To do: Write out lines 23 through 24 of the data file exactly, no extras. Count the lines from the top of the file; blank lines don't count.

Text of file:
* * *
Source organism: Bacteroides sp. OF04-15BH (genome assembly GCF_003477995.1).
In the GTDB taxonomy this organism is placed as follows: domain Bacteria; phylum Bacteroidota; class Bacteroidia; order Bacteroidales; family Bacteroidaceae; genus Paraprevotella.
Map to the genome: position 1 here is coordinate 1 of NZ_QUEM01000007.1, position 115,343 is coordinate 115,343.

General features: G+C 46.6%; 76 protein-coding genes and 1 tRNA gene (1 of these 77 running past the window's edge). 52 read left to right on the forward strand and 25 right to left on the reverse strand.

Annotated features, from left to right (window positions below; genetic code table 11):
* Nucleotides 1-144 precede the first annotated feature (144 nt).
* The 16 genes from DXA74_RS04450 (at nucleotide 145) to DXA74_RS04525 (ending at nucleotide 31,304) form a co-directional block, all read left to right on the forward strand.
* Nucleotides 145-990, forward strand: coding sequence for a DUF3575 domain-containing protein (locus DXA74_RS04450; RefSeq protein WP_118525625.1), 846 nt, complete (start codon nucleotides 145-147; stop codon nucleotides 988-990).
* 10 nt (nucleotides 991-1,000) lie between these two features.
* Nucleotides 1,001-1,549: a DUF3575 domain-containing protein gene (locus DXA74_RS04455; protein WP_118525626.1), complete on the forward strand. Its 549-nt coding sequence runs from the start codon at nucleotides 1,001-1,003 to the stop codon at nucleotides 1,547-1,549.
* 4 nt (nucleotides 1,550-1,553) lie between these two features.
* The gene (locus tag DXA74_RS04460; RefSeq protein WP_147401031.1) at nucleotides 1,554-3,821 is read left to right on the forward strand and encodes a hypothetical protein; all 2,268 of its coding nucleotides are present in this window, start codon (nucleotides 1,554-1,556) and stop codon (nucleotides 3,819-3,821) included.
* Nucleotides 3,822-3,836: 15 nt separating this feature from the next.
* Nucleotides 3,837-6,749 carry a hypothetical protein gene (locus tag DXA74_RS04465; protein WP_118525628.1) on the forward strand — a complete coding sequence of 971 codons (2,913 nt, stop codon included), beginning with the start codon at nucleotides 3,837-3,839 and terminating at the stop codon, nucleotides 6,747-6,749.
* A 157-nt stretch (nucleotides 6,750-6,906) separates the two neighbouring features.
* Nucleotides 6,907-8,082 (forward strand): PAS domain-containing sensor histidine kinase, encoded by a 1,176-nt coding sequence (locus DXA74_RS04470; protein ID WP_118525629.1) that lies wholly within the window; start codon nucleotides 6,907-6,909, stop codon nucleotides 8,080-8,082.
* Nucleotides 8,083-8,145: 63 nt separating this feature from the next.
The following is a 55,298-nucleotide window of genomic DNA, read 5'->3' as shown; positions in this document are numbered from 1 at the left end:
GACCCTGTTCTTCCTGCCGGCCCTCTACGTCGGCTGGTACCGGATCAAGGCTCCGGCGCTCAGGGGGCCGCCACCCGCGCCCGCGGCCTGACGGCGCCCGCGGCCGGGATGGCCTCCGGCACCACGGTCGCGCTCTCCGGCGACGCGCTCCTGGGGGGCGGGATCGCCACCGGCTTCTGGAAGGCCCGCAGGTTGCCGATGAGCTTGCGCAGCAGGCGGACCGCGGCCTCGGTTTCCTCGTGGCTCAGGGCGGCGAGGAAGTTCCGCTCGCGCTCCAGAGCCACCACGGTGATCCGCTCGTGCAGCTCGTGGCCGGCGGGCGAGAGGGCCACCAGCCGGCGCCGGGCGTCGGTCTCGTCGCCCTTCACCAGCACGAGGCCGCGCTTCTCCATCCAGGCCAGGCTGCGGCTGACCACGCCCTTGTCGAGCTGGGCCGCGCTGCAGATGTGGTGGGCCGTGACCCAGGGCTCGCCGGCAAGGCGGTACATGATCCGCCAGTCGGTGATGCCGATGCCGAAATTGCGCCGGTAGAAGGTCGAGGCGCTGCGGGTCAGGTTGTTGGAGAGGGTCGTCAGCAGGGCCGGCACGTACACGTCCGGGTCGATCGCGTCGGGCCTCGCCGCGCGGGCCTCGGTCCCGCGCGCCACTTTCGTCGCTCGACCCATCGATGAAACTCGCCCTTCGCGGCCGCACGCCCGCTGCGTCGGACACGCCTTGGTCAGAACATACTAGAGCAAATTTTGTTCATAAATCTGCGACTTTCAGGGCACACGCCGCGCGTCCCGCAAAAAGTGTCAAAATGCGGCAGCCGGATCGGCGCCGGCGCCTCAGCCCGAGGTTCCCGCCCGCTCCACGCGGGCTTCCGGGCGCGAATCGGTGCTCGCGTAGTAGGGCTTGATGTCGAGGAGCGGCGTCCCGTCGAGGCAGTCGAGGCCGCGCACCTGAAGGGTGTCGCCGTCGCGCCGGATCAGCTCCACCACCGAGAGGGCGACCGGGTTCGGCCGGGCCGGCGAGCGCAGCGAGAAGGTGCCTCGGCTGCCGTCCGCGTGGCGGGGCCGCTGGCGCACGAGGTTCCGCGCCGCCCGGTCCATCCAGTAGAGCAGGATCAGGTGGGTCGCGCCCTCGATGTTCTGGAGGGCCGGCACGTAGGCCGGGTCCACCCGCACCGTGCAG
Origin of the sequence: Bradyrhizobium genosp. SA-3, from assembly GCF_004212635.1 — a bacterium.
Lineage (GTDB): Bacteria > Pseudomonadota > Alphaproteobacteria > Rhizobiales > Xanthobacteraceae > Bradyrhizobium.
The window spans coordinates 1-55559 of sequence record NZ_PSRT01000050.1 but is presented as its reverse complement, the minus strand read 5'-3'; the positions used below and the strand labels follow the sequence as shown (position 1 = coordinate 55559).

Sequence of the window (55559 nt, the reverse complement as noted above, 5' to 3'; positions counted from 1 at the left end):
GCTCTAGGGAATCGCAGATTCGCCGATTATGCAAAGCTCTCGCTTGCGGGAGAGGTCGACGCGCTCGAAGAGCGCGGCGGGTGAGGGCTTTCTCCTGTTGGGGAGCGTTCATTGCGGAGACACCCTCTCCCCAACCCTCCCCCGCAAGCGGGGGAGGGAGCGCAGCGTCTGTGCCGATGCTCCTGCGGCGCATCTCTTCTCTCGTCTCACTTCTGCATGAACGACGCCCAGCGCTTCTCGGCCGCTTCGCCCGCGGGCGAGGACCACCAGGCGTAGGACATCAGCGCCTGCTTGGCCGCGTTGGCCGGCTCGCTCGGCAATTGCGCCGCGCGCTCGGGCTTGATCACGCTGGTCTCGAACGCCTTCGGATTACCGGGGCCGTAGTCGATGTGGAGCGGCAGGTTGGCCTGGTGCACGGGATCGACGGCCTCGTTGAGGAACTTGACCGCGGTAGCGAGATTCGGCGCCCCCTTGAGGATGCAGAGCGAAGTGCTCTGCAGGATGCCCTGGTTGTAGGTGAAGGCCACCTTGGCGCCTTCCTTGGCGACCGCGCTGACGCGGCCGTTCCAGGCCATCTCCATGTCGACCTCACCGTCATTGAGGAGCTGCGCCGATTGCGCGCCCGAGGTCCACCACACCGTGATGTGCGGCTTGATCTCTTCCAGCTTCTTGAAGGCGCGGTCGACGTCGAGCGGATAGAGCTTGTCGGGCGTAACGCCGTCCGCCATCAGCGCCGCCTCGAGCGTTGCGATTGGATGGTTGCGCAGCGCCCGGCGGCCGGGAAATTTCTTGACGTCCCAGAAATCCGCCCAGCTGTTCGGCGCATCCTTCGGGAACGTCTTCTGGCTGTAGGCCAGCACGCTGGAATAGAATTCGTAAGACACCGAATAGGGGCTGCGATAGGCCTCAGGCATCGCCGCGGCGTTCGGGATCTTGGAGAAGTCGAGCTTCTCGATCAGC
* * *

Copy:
Sequence of the window (55559 nt, the reverse complement as noted above, 5' to 3'; positions counted from 1 at the left end):
GCTCTAGGGAATCGCAGATTCGCCGATTATGCAAAGCTCTCGCTTGCGGGAGAGGTCGACGCGCTCGAAGAGCGCGGCGGGTGAGGGCTTTCTCCTGTTGGGGAGCGTTCATTGCGGAGACACCCTCTCCCCAACCCTCCCCCGCAAGCGGGGGAGGGAGCGCAGCGTCTGTGCCGATGCTCCTGCGGCGCATCTCTTCTCTCGTCTCACTTCTGCATGAACGACGCCCAGCGCTTCTCGGCCGCTTCGCCCGCGGGCGAGGACCACCAGGCGTAGGACATCAGCGCCTGCTTGGCCGCGTTGGCCGGCTCGCTCGGCAATTGCGCCGCGCGCTCGGGCTTGATCACGCTGGTCTCGAACGCCTTCGGATTACCGGGGCCGTAGTCGATGTGGAGCGGCAGGTTGGCCTGGTGCACGGGATCGACGGCCTCGTTGAGGAACTTGACCGCGGTAGCGAGATTCGGCGCCCCCTTGAGGATGCAGAGCGAAGTGCTCTGCAGGATGCCCTGGTTGTAGGTGAAGGCCACCTTGGCGCCTTCCTTGGCGACCGCGCTGACGCGGCCGTTCCAGGCCATCTCCATGTCGACCTCACCGTCATTGAGGAGCTGCGCCGATTGCGCGCCCGAGGTCCACCACACCGTGATGTGCGGCTTGATCTCTTCCAGCTTCTTGAAGGCGCGGTCGACGTCGAGCGGATAGAGCTTGTCGGGCGTAACGCCGTCCGCCATCAGCGCCGCCTCGAGCGTTGCGATTGGATGGTTGCGCAGCGCCCGGCGGCCGGGAAATTTCTTGACGTCCCAGAAATCCGCCCAGCTGTTCGGCGCATCCTTCGGGAACGTCTTCTGGCTGTAGGCCAGCACGCTGGAATAGAATTCGTAAGACACCGAATAGGGGCTGCGATAGGCCTCAGGCATCGCCGCGGCGTTCGGGATCTTGGAGAAGTCGAGCTTCTCGATCAGC